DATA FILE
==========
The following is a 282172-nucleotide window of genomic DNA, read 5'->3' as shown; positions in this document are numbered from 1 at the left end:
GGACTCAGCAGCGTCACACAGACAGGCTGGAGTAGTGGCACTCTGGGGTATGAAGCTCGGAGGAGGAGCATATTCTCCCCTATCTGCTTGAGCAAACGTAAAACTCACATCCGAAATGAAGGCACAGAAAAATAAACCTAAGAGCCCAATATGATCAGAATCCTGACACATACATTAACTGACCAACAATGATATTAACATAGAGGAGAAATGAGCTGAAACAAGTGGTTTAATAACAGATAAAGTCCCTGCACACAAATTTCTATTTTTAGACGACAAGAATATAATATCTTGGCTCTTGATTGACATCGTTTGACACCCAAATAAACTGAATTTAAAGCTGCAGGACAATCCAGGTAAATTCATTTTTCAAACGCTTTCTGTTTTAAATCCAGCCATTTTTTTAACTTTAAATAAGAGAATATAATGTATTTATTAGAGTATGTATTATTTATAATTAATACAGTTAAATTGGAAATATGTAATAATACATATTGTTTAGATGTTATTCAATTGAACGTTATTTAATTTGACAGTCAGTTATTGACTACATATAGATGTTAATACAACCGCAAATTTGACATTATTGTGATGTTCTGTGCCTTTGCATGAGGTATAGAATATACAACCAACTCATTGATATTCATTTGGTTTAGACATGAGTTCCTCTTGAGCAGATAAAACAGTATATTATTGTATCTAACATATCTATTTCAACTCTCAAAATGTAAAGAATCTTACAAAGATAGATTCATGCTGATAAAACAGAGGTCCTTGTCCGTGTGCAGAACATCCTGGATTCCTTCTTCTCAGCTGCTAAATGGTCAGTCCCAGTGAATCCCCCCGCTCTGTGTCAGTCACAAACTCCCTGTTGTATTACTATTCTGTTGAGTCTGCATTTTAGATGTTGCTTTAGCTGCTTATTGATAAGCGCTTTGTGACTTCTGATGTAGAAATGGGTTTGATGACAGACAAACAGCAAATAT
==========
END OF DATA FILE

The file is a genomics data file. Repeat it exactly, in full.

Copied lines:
The following is a 282172-nucleotide window of genomic DNA, read 5'->3' as shown; positions in this document are numbered from 1 at the left end:
GGACTCAGCAGCGTCACACAGACAGGCTGGAGTAGTGGCACTCTGGGGTATGAAGCTCGGAGGAGGAGCATATTCTCCCCTATCTGCTTGAGCAAACGTAAAACTCACATCCGAAATGAAGGCACAGAAAAATAAACCTAAGAGCCCAATATGATCAGAATCCTGACACATACATTAACTGACCAACAATGATATTAACATAGAGGAGAAATGAGCTGAAACAAGTGGTTTAATAACAGATAAAGTCCCTGCACACAAATTTCTATTTTTAGACGACAAGAATATAATATCTTGGCTCTTGATTGACATCGTTTGACACCCAAATAAACTGAATTTAAAGCTGCAGGACAATCCAGGTAAATTCATTTTTCAAACGCTTTCTGTTTTAAATCCAGCCATTTTTTTAACTTTAAATAAGAGAATATAATGTATTTATTAGAGTATGTATTATTTATAATTAATACAGTTAAATTGGAAATATGTAATAATACATATTGTTTAGATGTTATTCAATTGAACGTTATTTAATTTGACAGTCAGTTATTGACTACATATAGATGTTAATACAACCGCAAATTTGACATTATTGTGATGTTCTGTGCCTTTGCATGAGGTATAGAATATACAACCAACTCATTGATATTCATTTGGTTTAGACATGAGTTCCTCTTGAGCAGATAAAACAGTATATTATTGTATCTAACATATCTATTTCAACTCTCAAAATGTAAAGAATCTTACAAAGATAGATTCATGCTGATAAAACAGAGGTCCTTGTCCGTGTGCAGAACATCCTGGATTCCTTCTTCTCAGCTGCTAAATGGTCAGTCCCAGTGAATCCCCCCGCTCTGTGTCAGTCACAAACTCCCTGTTGTATTACTATTCTGTTGAGTCTGCATTTTAGATGTTGCTTTAGCTGCTTATTGATAAGCGCTTTGTGACTTCTGATGTAGAAATGGGTTTGATGACAGACAAACAGCAAATAT